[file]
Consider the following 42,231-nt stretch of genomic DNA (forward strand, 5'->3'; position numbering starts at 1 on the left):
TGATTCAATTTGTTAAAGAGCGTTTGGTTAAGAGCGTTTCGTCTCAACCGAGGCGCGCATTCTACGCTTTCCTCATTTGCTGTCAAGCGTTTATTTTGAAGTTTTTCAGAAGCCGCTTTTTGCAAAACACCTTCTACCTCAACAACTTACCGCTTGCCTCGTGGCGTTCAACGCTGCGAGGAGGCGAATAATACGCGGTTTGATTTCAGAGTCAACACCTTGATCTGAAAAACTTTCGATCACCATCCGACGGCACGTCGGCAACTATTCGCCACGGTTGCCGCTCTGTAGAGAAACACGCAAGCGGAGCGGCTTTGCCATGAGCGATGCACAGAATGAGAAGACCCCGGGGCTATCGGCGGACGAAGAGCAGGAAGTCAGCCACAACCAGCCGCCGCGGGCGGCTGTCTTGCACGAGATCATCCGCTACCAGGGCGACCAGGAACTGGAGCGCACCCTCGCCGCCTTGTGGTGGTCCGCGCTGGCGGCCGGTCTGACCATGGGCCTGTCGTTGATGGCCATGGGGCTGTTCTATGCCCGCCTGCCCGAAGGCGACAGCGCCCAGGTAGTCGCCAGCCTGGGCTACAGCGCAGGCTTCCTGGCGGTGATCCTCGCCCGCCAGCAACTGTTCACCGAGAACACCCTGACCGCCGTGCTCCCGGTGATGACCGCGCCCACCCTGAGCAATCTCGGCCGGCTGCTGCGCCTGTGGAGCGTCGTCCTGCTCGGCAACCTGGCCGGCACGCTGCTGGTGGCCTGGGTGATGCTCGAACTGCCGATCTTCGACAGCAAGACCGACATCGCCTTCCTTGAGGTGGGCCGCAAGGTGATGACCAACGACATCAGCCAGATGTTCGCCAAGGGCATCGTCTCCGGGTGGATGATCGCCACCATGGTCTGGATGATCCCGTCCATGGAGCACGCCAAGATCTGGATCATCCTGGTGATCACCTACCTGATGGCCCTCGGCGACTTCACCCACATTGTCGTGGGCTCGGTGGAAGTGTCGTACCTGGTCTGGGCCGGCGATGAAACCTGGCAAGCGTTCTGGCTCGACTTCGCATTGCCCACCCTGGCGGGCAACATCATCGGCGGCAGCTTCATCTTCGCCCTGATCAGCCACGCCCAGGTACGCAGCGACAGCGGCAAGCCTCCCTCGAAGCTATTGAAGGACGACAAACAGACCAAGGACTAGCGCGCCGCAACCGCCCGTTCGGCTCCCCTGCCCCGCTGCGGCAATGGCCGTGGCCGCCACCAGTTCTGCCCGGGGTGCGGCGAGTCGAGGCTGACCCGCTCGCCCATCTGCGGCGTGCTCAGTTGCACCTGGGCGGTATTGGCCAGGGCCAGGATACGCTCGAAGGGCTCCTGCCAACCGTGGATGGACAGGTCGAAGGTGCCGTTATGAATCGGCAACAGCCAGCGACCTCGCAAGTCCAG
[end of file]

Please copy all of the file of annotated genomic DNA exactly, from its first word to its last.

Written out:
Consider the following 42,231-nt stretch of genomic DNA (forward strand, 5'->3'; position numbering starts at 1 on the left):
TGATTCAATTTGTTAAAGAGCGTTTGGTTAAGAGCGTTTCGTCTCAACCGAGGCGCGCATTCTACGCTTTCCTCATTTGCTGTCAAGCGTTTATTTTGAAGTTTTTCAGAAGCCGCTTTTTGCAAAACACCTTCTACCTCAACAACTTACCGCTTGCCTCGTGGCGTTCAACGCTGCGAGGAGGCGAATAATACGCGGTTTGATTTCAGAGTCAACACCTTGATCTGAAAAACTTTCGATCACCATCCGACGGCACGTCGGCAACTATTCGCCACGGTTGCCGCTCTGTAGAGAAACACGCAAGCGGAGCGGCTTTGCCATGAGCGATGCACAGAATGAGAAGACCCCGGGGCTATCGGCGGACGAAGAGCAGGAAGTCAGCCACAACCAGCCGCCGCGGGCGGCTGTCTTGCACGAGATCATCCGCTACCAGGGCGACCAGGAACTGGAGCGCACCCTCGCCGCCTTGTGGTGGTCCGCGCTGGCGGCCGGTCTGACCATGGGCCTGTCGTTGATGGCCATGGGGCTGTTCTATGCCCGCCTGCCCGAAGGCGACAGCGCCCAGGTAGTCGCCAGCCTGGGCTACAGCGCAGGCTTCCTGGCGGTGATCCTCGCCCGCCAGCAACTGTTCACCGAGAACACCCTGACCGCCGTGCTCCCGGTGATGACCGCGCCCACCCTGAGCAATCTCGGCCGGCTGCTGCGCCTGTGGAGCGTCGTCCTGCTCGGCAACCTGGCCGGCACGCTGCTGGTGGCCTGGGTGATGCTCGAACTGCCGATCTTCGACAGCAAGACCGACATCGCCTTCCTTGAGGTGGGCCGCAAGGTGATGACCAACGACATCAGCCAGATGTTCGCCAAGGGCATCGTCTCCGGGTGGATGATCGCCACCATGGTCTGGATGATCCCGTCCATGGAGCACGCCAAGATCTGGATCATCCTGGTGATCACCTACCTGATGGCCCTCGGCGACTTCACCCACATTGTCGTGGGCTCGGTGGAAGTGTCGTACCTGGTCTGGGCCGGCGATGAAACCTGGCAAGCGTTCTGGCTCGACTTCGCATTGCCCACCCTGGCGGGCAACATCATCGGCGGCAGCTTCATCTTCGCCCTGATCAGCCACGCCCAGGTACGCAGCGACAGCGGCAAGCCTCCCTCGAAGCTATTGAAGGACGACAAACAGACCAAGGACTAGCGCGCCGCAACCGCCCGTTCGGCTCCCCTGCCCCGCTGCGGCAATGGCCGTGGCCGCCACCAGTTCTGCCCGGGGTGCGGCGAGTCGAGGCTGACCCGCTCGCCCATCTGCGGCGTGCTCAGTTGCACCTGGGCGGTATTGGCCAGGGCCAGGATACGCTCGAAGGGCTCCTGCCAACCGTGGATGGACAGGTCGAAGGTGCCGTTATGAATCGGCAACAGCCAGCGACCTCGCAAGTCCAG